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About Hesperian student / (Lincoln [Neb.]) 1872-1885 | View Entire Issue (Oct. 17, 1884)
THE HESPERIAN STUDENT.
us' that the impressions made upon the people were such
that "Many of the pilgrims who had flocked from nil sides
to Wittcmbergat the feast of A'.l Saints, took bac k with
them not the indulgeuces but the famous theses of the
Augustine monk." These propositions printed by
thousands were devoured and spread abroad in every di
rection. "Devout and upright men rejoiced at so simple
and striking a confession of the truth and heartily desired
that Luther might continue tho work he had begun."
He had taken the first stop which would end in most ef
fectually scattering the Papal Hierarchy. Though at first
troubled at the extent of the circulation of li is theses which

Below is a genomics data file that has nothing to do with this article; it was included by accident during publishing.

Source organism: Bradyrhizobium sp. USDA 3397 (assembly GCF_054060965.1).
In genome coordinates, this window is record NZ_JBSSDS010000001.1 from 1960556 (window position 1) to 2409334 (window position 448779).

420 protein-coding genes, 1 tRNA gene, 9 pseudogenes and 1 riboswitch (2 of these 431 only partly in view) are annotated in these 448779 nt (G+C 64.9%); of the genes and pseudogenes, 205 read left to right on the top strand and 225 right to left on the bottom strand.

he, hud oply meant for local distribution a renewed study
of theBiblc and a careful review of every step that ho had
taken, only established him more firmly in his disbelief
in penances and indulgences and his belief in the doc
trine of "justification by faith."
The Pope becoming annoyed at the disturbance created
by the Saxon monk determined to end the heresy bv a
bull of excommunication which he penned on the 15th of
June, 1520. In face of this fact established by all the his.
lories of the proteatnnt revolution, Cupel condemns Luther
for breaking his vow with tho church. Another false
charge that the catholic orator brings against him is that
he left to the world writings of a most serious character.
These two ne claims are sufficient to deprive Luther of
ho tltlo of Reformer-As to the latter charge suffice it to
say that the most reliable histories show its absolute fal